When we put an image in HTML, if we don’t expose the link to that image, we expect them not to be accessible. This is a common practice that many follow in blogs. However, one can obtain the full-sized image uploaded to wordpress.com blogs, irrespective of whatever size it is rendered on the blog. Below are two ways to do so:
1. Accessing the images through RSS feed
For a blog as http://<myblog>.wordpress.com, it creates a default feed as http://<myblog>.wordpress.com/feed. This cannot be changed for free, as it requires custom CSS. This default feed cannot be replaced with other feeds like say feedburner. The settings of this feed are such that it links to all media files you have included on your post. Suppose you had uploaded a file named image1.jpg having a resolution of 1920×1080, then inserted on your post a resized version of 1024×576. The actual file is stored @ http://<myblog>.files.wordpress.com/<year>/<month>/<day>/image1.jpg. The resized version links as http://<myblog>.files.wordpress.com/<year>/<month>/<day>/image1.jpg?w=1024. The standard HTML suffix ?w=1024 denotes it has been resized (it calculates the height from image aspect ratio). This suffixed link is included in your RSS feed for that post. If someone wants to open that resized image, they can just click on that link on feed. And to get the actual size, just remove ?w=1024 suffix from the url, and reload. You now have the actual size of the image as it was uploaded!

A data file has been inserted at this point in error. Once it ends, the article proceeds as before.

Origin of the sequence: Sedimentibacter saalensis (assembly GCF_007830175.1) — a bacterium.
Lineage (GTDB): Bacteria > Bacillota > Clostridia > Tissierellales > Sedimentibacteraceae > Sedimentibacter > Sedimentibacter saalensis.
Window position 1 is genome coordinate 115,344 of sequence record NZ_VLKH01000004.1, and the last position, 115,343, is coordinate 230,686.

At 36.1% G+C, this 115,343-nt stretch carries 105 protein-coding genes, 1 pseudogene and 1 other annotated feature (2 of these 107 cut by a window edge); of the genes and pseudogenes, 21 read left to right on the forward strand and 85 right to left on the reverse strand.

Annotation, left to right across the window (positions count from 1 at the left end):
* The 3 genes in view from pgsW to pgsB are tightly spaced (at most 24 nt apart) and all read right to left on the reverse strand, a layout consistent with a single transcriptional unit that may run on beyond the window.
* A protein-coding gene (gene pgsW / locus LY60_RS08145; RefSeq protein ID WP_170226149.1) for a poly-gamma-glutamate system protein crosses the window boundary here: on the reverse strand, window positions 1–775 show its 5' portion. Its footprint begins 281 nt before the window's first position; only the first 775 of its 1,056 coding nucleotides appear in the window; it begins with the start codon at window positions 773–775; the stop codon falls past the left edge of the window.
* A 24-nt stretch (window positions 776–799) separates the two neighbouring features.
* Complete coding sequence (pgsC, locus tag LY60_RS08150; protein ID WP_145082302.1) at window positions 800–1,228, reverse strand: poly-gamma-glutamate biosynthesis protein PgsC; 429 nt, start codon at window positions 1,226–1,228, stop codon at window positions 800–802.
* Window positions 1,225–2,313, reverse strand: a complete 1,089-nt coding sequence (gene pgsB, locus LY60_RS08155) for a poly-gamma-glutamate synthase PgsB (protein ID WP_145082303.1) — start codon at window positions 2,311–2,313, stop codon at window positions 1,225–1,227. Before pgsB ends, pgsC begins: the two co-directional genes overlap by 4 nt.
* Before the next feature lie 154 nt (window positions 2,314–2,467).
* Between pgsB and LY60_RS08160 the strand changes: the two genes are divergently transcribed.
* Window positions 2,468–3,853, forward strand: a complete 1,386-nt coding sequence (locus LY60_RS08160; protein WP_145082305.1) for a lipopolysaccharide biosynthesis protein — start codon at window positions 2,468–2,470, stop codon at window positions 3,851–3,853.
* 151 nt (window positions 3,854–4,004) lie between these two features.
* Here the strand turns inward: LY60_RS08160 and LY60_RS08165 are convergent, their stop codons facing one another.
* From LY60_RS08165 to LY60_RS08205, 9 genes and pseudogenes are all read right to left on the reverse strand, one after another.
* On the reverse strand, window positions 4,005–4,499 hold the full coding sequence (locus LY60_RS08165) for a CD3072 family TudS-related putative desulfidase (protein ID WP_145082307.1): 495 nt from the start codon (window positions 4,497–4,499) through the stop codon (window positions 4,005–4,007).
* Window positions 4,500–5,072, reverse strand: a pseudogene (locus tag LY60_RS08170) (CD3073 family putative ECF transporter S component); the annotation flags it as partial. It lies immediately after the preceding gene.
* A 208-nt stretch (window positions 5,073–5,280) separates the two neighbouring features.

2. Accessing the full size image by “Right-click > View Image”
This operation opens the image in a separate tab. The url will be http://<myblog>.files.wordpress.com/<year>/<month>/<day>/image1.jpg?w=1024. To get the full size image, again remove the ?w=1024 part and reload.
I found some WordPress blogs where people have uploaded 12 MP images straight out of their cameras. They are not showing bigger than say 800×600, but by this trick, the full 12 MP image can be obtained. And you can’t blame the user actually, as you are providing the link and this is no hack! Blaming is like leaving your purse on a roadside bench, coming back the next day and lamenting that it is not there! The solution may be to modify the default feed as well as assign a unique url to the resized image shown on the blog. But easier is to not upload bigger resolution images if you’re not actually showing in full. Resize the image on your computer first and then upload. Old school, but most efficient.